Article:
After letting the new reality of the labor market sink in, and listening to a multitude of more or less creative proposals for countermeasures, Stern concluded that the great idea he was looking for had been there all along. He was convinced that citizens' salaries would be able to create a new, solid financial foundation for everyone. "With a universal basic income, we can raise the economic floor high enough to eradicate poverty for the first time in the history of this nation, while turning the entire economy in a direction that makes it possible to fulfill most Americans' dreams," he writes.
As an old negotiator, Stern immediately began to consider which of the many different proposals for the structure and financing of a citizen's salary are financially, and not least politically, realistic. He noted that popular support for the idea is spreading faster than support for same-sex marriage did in his time, and suggested that someone should run for president with such a proposal in 2020 or 2024. In the spring of 2018, Andrew Yang spoke to him. The businessman from New York announced that he is running for election as the Democratic presidential candidate in 2020. Yang, who has made a lot of money in the technology industry, now runs the humanitarian foundation Venture for America. He is confident that artificial intelligence and extensive automation will eliminate millions of American jobs. "You only need self-driving cars to destabilize society," he said in an interview with The New York Times. The allowance is a citizen's salary of 1000 dollars a month for everyone between 18 and 64 years. "I am a capitalist," says Yang, "and I believe that citizens' wages are necessary for us to continue to have capitalism."
Stern concludes his book by flagging the ambition he has: To accelerate a national debate on whether citizens' wages can be a solution to the ever-increasing economic differences and reduce the uncertainty that seeps into working life. Can unconditional basic pay for everyone be the profound and radical countermeasure to negative changes that are likely to wash over us fairly quickly?
The United States "failed." LO leader Hans-Christian Gabrielsen is not yet convinced by his American colleague. For him, citizen pay is still an "extreme tool." Stern's conclusion only makes him more confident that this is not the way to go. "The trade union movement in the United States has been under systematic attack since the time of Ronald Reagan, or before. Decimation has led to increasing inequality, to the richest running away with the most, while the middle class and those with the lowest wages have not had a real wage development in 15-20 years. What happens then? You get the president they have today, and strong polarization. You get suggestions like this, because you have given up. It is a declaration of bankruptcy ", he believes. Norway will not have to make such a statement as far as Gabrielsen and LO can decide. "We must avert a society with a large proportion of working poor, as the United States has."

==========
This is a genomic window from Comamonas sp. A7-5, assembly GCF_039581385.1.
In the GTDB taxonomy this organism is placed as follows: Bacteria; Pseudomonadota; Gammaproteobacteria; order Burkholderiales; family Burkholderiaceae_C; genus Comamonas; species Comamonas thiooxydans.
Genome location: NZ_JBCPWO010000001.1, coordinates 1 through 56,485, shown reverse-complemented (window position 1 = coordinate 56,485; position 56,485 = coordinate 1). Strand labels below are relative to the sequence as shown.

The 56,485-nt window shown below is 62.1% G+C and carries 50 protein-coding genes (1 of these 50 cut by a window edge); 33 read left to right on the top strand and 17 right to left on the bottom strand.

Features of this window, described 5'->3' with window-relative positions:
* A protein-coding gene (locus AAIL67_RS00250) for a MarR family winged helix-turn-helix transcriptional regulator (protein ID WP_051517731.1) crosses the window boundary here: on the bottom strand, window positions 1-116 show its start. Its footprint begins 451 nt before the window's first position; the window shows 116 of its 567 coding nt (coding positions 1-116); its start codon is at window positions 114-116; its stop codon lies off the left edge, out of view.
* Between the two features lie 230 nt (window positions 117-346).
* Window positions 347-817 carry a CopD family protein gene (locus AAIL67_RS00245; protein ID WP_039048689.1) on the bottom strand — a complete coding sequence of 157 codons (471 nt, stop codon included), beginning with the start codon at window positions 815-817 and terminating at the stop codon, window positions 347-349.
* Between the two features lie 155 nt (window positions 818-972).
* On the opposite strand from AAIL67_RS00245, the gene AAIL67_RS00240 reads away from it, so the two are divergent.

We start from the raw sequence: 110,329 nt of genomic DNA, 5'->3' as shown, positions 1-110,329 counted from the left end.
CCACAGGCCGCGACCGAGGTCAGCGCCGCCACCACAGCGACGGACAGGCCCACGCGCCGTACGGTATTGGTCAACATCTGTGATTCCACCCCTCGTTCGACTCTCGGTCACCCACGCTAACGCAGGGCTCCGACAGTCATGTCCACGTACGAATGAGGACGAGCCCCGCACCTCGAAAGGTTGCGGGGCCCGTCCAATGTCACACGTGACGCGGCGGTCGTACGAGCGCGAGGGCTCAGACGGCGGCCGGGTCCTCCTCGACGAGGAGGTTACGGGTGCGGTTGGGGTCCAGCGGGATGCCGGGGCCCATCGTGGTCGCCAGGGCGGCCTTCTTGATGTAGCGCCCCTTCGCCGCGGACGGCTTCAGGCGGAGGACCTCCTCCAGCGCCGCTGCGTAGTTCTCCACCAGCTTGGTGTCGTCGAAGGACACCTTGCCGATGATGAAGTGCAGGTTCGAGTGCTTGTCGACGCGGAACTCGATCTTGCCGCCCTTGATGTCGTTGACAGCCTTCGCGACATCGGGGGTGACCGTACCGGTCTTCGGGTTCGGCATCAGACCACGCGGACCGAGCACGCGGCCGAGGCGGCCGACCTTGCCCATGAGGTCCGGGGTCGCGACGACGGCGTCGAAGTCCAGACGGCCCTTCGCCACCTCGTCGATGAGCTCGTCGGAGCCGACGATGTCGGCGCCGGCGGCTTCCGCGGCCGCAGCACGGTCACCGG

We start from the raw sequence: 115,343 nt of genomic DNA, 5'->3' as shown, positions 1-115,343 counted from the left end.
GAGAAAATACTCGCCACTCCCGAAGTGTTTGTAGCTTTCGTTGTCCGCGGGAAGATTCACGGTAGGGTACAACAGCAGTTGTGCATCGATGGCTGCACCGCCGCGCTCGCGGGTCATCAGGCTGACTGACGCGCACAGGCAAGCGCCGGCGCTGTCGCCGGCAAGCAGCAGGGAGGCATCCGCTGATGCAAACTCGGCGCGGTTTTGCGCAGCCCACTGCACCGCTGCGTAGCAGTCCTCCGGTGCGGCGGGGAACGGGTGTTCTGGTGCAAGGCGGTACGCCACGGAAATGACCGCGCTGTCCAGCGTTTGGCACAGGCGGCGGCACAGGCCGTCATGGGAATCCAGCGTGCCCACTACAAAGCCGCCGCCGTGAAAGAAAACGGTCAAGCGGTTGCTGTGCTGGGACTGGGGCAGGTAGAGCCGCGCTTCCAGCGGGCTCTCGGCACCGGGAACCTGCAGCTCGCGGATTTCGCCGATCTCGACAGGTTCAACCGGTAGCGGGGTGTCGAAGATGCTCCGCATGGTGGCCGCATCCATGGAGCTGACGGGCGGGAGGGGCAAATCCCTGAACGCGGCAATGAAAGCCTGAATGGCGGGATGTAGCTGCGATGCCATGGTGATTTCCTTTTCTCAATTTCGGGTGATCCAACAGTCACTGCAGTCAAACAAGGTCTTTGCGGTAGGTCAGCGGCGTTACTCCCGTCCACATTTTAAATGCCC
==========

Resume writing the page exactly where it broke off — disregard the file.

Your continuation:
"What makes you think that you can close your eyes to a development where the trade union movement has been forced to its knees, first in the United States and so many places in Europe?"
"We do not close our eyes. We work intensively to increase the degree of organization, especially in the service sector, since it is the fastest growing and most disorganized sector. It is also the part of working life that needs the trade union movement the most ", says Gabrielsen. Just roll up your sleeves. We must work more if we are to save welfare, is the message from the government to NHO and LO. Women who work part-time should work full-time, more immigrants must go to work, the elderly must work longer, and those who have dropped out of upper secondary school must be brought into production in one way or another.
LO's policy rests heavily on this one premise: That it is actually possible to create jobs for everyone. But if this basic premise were to fail, if Gabrielsen and his colleagues at Youngstorget also have to reorient themselves, as Andy Stern did, they may also come to the conclusion that the two hundred-year-old idea of an economic floor for all deserves to be tried out.
Excerpts published by agreement with MODERN TIMES.
Also read: Citizens' pay or negative tax? (leader August 2019)